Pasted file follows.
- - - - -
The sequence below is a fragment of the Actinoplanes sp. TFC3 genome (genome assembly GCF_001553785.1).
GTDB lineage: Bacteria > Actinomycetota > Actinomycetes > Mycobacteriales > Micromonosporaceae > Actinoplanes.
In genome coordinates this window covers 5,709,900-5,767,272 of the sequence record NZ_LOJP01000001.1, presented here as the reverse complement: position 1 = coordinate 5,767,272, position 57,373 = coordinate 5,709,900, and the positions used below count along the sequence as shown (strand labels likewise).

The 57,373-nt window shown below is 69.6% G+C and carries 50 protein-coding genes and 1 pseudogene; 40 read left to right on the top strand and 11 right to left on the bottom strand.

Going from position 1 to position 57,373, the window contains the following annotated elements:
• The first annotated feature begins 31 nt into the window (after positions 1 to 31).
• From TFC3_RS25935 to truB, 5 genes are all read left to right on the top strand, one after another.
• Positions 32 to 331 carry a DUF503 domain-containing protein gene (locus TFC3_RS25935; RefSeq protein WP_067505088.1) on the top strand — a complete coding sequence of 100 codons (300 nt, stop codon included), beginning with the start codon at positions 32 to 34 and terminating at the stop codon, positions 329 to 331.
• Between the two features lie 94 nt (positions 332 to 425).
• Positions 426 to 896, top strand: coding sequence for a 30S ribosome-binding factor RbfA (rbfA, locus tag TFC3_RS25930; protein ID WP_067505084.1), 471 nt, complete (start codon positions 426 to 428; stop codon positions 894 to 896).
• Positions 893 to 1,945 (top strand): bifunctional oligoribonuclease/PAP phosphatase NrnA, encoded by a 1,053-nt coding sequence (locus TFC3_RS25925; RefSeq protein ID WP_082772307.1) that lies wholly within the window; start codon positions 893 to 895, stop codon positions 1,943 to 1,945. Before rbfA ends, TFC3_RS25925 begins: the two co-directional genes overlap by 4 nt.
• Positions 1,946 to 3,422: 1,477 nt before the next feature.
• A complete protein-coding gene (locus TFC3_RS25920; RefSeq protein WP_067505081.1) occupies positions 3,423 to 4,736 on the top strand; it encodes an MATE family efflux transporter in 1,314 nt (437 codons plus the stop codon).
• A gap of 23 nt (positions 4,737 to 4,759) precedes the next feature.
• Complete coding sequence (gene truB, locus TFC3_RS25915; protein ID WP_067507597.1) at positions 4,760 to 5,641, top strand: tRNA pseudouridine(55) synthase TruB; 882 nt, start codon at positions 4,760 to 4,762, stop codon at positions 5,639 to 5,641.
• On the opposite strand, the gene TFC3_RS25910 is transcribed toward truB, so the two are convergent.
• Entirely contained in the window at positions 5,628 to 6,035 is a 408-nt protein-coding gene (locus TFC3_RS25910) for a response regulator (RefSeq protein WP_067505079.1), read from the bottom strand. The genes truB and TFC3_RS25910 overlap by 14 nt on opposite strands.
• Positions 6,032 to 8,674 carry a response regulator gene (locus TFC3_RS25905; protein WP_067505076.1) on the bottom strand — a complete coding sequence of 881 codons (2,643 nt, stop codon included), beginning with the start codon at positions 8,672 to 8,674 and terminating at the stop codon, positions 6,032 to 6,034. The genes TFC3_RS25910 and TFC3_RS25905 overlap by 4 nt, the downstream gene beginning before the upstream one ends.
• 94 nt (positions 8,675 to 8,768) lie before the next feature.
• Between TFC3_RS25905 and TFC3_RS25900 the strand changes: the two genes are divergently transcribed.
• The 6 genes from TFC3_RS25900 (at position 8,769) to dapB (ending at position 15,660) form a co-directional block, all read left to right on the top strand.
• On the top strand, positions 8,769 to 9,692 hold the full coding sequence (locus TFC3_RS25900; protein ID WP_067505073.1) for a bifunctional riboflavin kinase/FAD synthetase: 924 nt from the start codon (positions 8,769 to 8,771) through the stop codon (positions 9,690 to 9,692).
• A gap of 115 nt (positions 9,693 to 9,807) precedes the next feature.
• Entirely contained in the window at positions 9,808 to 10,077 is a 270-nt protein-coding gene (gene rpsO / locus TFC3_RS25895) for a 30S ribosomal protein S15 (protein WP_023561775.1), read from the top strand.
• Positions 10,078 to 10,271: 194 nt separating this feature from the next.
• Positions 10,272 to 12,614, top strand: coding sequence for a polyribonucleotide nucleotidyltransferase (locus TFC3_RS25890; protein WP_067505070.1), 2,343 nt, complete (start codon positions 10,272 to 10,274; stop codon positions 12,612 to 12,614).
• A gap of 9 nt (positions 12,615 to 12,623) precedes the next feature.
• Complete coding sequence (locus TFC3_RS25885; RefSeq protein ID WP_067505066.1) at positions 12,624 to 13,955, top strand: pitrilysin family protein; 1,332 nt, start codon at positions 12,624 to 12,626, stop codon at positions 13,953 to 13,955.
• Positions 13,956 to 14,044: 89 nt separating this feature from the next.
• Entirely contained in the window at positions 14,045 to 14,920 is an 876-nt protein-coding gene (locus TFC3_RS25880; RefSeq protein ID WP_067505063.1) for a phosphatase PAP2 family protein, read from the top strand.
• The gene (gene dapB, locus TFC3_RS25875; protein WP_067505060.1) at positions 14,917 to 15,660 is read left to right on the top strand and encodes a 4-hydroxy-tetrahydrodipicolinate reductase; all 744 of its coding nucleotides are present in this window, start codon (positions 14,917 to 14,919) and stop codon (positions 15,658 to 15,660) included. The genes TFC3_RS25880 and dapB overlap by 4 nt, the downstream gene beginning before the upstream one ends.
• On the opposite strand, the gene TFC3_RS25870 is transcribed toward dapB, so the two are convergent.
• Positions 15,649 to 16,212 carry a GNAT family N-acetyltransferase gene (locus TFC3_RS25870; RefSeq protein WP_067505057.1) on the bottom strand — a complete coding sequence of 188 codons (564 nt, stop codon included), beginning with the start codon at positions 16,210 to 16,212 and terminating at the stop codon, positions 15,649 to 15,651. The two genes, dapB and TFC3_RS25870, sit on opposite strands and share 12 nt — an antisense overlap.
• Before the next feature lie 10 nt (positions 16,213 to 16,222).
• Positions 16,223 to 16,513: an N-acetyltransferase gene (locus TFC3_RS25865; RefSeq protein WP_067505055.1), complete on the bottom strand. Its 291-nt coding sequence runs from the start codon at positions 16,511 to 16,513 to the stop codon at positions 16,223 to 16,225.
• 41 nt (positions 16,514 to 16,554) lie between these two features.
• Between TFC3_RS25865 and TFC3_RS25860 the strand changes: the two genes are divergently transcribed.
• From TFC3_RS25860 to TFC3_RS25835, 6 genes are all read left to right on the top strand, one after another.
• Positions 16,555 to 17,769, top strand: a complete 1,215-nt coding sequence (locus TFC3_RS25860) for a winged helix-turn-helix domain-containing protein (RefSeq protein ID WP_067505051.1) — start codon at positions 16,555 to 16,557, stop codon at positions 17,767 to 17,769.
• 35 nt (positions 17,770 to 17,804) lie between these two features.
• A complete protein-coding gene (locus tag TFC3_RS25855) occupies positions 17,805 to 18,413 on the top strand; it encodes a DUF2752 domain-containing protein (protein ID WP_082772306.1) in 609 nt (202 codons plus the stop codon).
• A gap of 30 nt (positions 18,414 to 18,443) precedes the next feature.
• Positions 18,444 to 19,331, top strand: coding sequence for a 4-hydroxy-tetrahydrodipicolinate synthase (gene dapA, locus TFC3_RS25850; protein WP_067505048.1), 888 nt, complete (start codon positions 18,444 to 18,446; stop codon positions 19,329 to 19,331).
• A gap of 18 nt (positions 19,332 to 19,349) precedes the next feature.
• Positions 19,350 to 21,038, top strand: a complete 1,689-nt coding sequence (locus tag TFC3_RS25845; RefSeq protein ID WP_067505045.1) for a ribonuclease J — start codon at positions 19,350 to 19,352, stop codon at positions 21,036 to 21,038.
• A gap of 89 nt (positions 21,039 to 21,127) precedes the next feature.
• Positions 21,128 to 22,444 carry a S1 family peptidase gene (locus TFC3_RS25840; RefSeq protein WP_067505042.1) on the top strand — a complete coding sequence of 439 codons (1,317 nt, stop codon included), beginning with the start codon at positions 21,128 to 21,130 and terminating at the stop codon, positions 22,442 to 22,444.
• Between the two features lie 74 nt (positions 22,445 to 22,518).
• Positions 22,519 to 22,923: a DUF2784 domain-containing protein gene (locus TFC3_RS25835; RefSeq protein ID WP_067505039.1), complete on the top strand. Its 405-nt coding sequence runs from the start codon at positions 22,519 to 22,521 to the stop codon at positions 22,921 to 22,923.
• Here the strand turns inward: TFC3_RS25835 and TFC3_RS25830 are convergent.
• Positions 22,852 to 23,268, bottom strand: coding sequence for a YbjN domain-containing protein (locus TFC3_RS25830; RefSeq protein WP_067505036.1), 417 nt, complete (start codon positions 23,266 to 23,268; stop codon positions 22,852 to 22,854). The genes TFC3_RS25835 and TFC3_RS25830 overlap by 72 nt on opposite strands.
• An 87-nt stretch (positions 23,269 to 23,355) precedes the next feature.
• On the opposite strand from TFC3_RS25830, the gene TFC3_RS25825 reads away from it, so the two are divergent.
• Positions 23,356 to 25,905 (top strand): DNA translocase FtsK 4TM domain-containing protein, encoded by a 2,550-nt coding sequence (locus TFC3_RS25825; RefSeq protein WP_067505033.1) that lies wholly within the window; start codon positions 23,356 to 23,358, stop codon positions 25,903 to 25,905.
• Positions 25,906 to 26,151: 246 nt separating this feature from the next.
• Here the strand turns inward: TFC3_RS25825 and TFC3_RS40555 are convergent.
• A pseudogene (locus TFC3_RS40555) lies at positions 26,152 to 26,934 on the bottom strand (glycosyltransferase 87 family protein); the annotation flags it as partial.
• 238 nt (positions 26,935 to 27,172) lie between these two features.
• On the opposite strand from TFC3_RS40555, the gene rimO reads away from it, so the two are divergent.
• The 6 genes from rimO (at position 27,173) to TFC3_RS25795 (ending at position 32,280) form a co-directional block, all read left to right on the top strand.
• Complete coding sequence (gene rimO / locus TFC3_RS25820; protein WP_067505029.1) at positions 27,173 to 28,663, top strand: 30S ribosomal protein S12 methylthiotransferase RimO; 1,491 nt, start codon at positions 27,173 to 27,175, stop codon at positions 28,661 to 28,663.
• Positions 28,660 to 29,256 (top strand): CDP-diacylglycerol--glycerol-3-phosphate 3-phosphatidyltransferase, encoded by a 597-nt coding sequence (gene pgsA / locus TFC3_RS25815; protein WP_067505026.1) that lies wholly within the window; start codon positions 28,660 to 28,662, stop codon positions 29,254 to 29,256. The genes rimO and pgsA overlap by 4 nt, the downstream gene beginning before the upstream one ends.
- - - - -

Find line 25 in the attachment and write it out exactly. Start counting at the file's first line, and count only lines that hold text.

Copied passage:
• Positions 10,078 to 10,271: 194 nt separating this feature from the next.